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Magnolias, 1994-1996, ink, acrylic, and collage, 21.5 x 17 inches. I plan to post more historical work while going about the time-consuming business of teaching myself some new musical chops.
20 years ago Roger Corman's New World Pictures cut 30 minutes out of Hayao Miyazake's post-apocalyptic eco-fable Nausicaa of the Valley of the Wind and released it as Warriors of the Wind, with Star Wars-conscious packaging and English-sounding character names. Nausicaa--actually named for a minor Greek character in Homer--became "Princess Zandra" and the monstrous insects called Ohmu became "Gorgons." The film has just been re-released by Disney on DVD, largely untampered-with. It's much better, still visually stunning, but here are some initial quibbles:
--Watch the Japanese language version first. I've only caught a little of the English, but Patrick Stewart as Lord Yupa sounds intrusively Patrick Stewart-like, and Nausicaa has the same irritating Valley Girl voice all American dubs of teenage anime characters seem to have. Also you really don't want to hear Uma Thurman using anachronistic words like "weasel" in a story where the tone is grimly neo-medieval.
--Among Miyazake's most frightening and impressive creations are the fearsome God Warriors--bioengineered giants capable of setting off nuclear explosions, who scoured the Earth in the "seven days of fire," a cataclysm the planet has still barely recovered from in Nausicaa's time. The manga reveals these beings as literal (albeit artificial) Gods with the power to "arbitrate" the affairs of humans. Much force resides in the phrase "God Warrior," which is how every version and much anime scholarship has translated it. Until now--Disney calls them "Giant Warriors." I'm guessing this is because here in the USA we worship the One True God, who will have no other gods before him, even in fiction.
--In the original Japanese cut (and Warriors, too) Nausicaa wears flesh-colored leggings, making her look naked whenever her tunic flaps up, which is often, since she spends much of the movie piloting a kind of flying Segway called a mehve. One Scottish critic referred to her as "the film's bare-bottomed heroine." Disney has discreetly tinted the leggings pale yellow. You never know, a fundamentalist Mormon might be watching the movie and want her as a fourth or fifth wife. Also the mehve is boringly called a "glider."
More disgruntled fan musings to come. It's still a good movie.
We're still discussing Bodenstandig in the comments to an earlier post. Jonathan Brodsky has led me to do some poking into the "tracker scene" and I still have questions if anyone feels up to it. Brodsky says "the tracker (impulse, octamed, fasttracker) has become the clearest interface choice for musicians doing the proto-jungle/noise thing." A nitpick, if people are using these old school tracker programs to make current drum and bass it's not "proto-" jungle, because that means "an early or previous form of"; it's more like post-jungle, unless you mean "proto-jungle-esque" (i.e., like early '90s breakbeat techno, jungle's precursor). I know, ridiculous. My (slightly edited) response to Jonathan and standing questions for anybody:
Here's a wikipedia article and another piece on the tracker scene. Also some info on Atari chip-music editors such as the one Bodenstandig used. I'm still curious (and googling) about the interrelationship of the Atari demoscene, amigatrackers, and early rave and 'ardkore. How much was hobbyist/cultist vs real club/dancefloor breakthroughs? Also how much was actually hacked and/or open source vs just using the products companies were selling? Then or now? From the wiki article it sounds like the Akai and the tracker software were inseparable 50/50 partners in defining the "tracker" sound. Is that the same thing as "classic" breakbeat rave or breakbeat techno? The article makes "tracker" music sound like a cheesy variant--did that happen later or was tracker music always the music of hobbyists/Atari cultists? Finally, is the "tracker scene" mainly a European thing?Also, FWIW, the octamed link has a picture of Aphrodite's studio...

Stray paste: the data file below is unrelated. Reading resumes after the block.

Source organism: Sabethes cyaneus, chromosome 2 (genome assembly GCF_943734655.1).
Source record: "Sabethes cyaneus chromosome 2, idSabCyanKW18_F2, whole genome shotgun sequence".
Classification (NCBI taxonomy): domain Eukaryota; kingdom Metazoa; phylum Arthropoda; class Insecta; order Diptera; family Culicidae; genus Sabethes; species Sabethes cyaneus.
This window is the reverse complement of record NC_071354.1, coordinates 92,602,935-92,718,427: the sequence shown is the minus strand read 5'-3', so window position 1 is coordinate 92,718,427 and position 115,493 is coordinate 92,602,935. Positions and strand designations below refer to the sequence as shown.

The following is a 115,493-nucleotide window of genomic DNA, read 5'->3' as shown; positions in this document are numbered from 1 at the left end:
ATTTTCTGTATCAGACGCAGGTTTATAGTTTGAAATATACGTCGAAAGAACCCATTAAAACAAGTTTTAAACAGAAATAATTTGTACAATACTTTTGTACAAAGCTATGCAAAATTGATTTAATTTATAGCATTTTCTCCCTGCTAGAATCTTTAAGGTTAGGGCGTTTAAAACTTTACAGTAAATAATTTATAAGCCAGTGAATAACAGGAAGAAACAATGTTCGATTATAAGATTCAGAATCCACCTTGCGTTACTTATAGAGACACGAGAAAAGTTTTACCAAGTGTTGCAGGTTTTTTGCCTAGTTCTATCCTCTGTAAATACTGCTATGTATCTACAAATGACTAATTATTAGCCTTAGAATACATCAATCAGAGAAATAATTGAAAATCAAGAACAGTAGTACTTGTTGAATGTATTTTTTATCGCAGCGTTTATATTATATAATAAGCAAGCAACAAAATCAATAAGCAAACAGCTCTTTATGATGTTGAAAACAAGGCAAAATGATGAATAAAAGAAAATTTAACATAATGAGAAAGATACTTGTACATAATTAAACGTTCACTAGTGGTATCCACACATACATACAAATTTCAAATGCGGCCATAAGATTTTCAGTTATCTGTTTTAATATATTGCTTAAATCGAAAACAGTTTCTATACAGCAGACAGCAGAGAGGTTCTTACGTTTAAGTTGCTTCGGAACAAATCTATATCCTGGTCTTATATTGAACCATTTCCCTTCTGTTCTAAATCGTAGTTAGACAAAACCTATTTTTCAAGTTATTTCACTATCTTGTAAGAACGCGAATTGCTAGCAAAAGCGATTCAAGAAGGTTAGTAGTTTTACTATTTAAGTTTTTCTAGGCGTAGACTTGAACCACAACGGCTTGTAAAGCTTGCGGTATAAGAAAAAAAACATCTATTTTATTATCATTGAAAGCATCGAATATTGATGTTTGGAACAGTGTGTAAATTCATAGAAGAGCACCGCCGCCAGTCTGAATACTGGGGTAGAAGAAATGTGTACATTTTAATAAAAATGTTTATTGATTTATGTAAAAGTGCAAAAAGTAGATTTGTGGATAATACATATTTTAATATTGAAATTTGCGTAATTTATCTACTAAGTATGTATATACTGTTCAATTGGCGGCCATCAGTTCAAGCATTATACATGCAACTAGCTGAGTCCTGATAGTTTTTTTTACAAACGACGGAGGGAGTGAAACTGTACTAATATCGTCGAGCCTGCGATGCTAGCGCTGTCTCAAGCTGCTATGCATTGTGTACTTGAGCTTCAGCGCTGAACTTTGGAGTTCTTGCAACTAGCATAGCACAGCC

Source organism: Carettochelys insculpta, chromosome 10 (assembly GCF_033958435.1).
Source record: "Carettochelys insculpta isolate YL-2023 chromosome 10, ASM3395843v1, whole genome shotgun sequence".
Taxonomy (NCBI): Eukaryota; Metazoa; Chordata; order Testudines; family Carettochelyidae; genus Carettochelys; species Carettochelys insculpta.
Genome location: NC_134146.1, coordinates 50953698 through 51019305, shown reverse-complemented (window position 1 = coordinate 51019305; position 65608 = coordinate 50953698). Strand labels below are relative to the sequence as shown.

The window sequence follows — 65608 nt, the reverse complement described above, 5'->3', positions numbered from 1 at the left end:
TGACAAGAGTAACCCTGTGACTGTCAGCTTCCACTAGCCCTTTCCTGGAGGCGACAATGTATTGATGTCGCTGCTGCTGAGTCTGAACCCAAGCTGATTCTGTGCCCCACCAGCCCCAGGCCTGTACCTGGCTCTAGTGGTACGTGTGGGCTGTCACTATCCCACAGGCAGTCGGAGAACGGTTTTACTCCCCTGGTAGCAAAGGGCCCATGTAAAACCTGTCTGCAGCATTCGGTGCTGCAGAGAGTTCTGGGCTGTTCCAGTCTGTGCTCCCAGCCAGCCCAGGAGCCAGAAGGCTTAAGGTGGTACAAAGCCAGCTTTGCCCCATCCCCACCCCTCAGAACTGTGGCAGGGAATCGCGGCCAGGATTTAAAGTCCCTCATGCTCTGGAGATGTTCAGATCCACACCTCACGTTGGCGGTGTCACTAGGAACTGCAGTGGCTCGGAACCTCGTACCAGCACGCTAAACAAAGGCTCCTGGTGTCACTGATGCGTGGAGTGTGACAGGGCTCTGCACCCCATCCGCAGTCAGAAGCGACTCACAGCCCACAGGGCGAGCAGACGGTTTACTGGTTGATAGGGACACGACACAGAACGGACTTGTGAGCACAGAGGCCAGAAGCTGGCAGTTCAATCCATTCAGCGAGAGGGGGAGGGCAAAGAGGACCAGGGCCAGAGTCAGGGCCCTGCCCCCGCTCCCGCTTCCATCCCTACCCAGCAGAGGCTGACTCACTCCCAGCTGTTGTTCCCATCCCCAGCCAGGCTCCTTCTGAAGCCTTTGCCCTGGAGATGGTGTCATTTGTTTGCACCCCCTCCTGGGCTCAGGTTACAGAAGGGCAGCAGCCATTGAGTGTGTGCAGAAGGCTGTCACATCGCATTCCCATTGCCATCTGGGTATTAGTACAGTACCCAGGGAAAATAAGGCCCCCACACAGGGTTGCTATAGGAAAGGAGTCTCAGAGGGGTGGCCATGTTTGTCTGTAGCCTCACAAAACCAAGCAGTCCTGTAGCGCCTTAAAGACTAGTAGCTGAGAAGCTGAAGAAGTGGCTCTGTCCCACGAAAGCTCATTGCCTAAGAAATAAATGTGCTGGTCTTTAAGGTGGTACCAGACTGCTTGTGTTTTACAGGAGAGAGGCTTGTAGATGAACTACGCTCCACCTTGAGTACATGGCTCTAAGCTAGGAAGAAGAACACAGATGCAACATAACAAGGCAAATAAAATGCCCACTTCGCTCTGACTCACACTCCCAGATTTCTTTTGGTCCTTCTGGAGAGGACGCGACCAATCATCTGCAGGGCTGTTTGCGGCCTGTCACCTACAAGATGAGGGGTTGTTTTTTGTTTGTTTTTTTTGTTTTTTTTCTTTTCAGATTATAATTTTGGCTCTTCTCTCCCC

As promised, more GIFs from the mysterious http://castlezzt.net (caution: massive page load).
I hear the second night of "Low Level Allstars" (Thursday Feb 24) at Deitch was better than Wednesday, the night I attended [or I should say even better, since Wednesday was great]. I'm told the sound guy improved (I can attest that he did a not-so-good job the first night), and the speakers were put on tall stands. Also the crowd was bigger and more polite, although according to one report people were sitting down during Bodenstandig, which was definitely an up on your feet partying kind of thing. It's hard to find the right balance between sitting, listening, and partying, especially when trying to manage a typical New York gallery audience of people there to make the scene, yak, and network for their all-important careers.
For an example of what I'm talking about, check out the .mp3 of this John Parker/jenghizkhan performance at the Front Room in Brooklyn. He's playing some great gritty electro-noise stuff and you can hear the schmoozers just schmoozing away. This is no comment on his music--it doesn't matter who's playing here, music and performance are just a sort of background for everyone's personal movie. As I've mentioned before, this is partly because New York has an embarrassment of riches relative to other scenes and people are just blase, but there is also a high oink factor.
In the comments to my second post on Bodenstandig, Jonathan Brodsky floats the theory that jungle (the older, purer version of drum and bass) was the product of open source software, as opposed to musicians using commercial products. Let's nip that meme right here! Here's Brodsky's comment:
I don't know about jungle originating in commercial software environs... It was my understanding that the form developed in trackers similar to the ones that bodenstandig uses, on the amiga. I know that the breakcore sound is mostly due to the tracker interface as well. which software were you thinking was the one that spawned jungle?I clarified that by "commercial software environment" I also mean to include software in so-called hardware synths and samplers, and further replied: